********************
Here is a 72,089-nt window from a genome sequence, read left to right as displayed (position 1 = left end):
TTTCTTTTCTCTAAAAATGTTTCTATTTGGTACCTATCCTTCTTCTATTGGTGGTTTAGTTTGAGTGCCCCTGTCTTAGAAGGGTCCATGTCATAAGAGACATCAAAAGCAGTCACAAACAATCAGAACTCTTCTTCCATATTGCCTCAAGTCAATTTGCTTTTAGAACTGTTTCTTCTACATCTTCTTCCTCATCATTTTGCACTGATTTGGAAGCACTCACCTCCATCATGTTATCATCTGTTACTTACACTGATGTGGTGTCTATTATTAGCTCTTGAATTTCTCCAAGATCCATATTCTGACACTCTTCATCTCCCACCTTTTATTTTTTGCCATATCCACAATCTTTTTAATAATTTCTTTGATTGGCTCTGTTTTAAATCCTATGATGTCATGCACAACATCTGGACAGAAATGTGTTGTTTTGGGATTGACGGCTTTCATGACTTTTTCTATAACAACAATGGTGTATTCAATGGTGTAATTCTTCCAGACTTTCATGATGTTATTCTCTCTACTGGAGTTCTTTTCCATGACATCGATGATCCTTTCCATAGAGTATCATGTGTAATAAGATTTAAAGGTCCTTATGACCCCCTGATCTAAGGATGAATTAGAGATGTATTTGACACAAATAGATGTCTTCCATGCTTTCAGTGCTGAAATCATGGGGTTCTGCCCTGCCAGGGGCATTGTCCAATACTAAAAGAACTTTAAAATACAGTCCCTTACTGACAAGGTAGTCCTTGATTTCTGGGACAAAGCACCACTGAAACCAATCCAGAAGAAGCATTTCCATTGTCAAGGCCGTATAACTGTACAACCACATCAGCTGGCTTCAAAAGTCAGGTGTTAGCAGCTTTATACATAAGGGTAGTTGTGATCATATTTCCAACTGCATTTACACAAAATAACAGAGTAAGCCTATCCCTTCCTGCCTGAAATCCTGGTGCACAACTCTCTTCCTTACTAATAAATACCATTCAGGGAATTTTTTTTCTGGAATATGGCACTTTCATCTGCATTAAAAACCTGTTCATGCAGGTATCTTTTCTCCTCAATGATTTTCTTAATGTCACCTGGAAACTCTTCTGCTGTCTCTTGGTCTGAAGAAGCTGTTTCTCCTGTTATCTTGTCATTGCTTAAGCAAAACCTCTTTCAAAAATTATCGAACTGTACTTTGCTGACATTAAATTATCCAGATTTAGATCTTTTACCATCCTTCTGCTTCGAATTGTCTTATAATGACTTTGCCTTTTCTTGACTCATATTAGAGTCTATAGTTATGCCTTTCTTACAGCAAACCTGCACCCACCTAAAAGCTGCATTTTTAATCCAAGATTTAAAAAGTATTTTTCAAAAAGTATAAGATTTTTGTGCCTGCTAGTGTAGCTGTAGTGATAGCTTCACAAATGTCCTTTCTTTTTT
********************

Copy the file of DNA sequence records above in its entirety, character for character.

Here is a 72,089-nt window from a genome sequence, read left to right as displayed (position 1 = left end):
TTTCTTTTCTCTAAAAATGTTTCTATTTGGTACCTATCCTTCTTCTATTGGTGGTTTAGTTTGAGTGCCCCTGTCTTAGAAGGGTCCATGTCATAAGAGACATCAAAAGCAGTCACAAACAATCAGAACTCTTCTTCCATATTGCCTCAAGTCAATTTGCTTTTAGAACTGTTTCTTCTACATCTTCTTCCTCATCATTTTGCACTGATTTGGAAGCACTCACCTCCATCATGTTATCATCTGTTACTTACACTGATGTGGTGTCTATTATTAGCTCTTGAATTTCTCCAAGATCCATATTCTGACACTCTTCATCTCCCACCTTTTATTTTTTGCCATATCCACAATCTTTTTAATAATTTCTTTGATTGGCTCTGTTTTAAATCCTATGATGTCATGCACAACATCTGGACAGAAATGTGTTGTTTTGGGATTGACGGCTTTCATGACTTTTTCTATAACAACAATGGTGTATTCAATGGTGTAATTCTTCCAGACTTTCATGATGTTATTCTCTCTACTGGAGTTCTTTTCCATGACATCGATGATCCTTTCCATAGAGTATCATGTGTAATAAGATTTAAAGGTCCTTATGACCCCCTGATCTAAGGATGAATTAGAGATGTATTTGACACAAATAGATGTCTTCCATGCTTTCAGTGCTGAAATCATGGGGTTCTGCCCTGCCAGGGGCATTGTCCAATACTAAAAGAACTTTAAAATACAGTCCCTTACTGACAAGGTAGTCCTTGATTTCTGGGACAAAGCACCACTGAAACCAATCCAGAAGAAGCATTTCCATTGTCAAGGCCGTATAACTGTACAACCACATCAGCTGGCTTCAAAAGTCAGGTGTTAGCAGCTTTATACATAAGGGTAGTTGTGATCATATTTCCAACTGCATTTACACAAAATAACAGAGTAAGCCTATCCCTTCCTGCCTGAAATCCTGGTGCACAACTCTCTTCCTTACTAATAAATACCATTCAGGGAATTTTTTTTCTGGAATATGGCACTTTCATCTGCATTAAAAACCTGTTCATGCAGGTATCTTTTCTCCTCAATGATTTTCTTAATGTCACCTGGAAACTCTTCTGCTGTCTCTTGGTCTGAAGAAGCTGTTTCTCCTGTTATCTTGTCATTGCTTAAGCAAAACCTCTTTCAAAAATTATCGAACTGTACTTTGCTGACATTAAATTATCCAGATTTAGATCTTTTACCATCCTTCTGCTTCGAATTGTCTTATAATGACTTTGCCTTTTCTTGACTCATATTAGAGTCTATAGTTATGCCTTTCTTACAGCAAACCTGCACCCACCTAAAAGCTGCATTTTTAATCCAAGATTTAAAAAGTATTTTTCAAAAAGTATAAGATTTTTGTGCCTGCTAGTGTAGCTGTAGTGATAGCTTCACAAATGTCCTTTCTTTTTT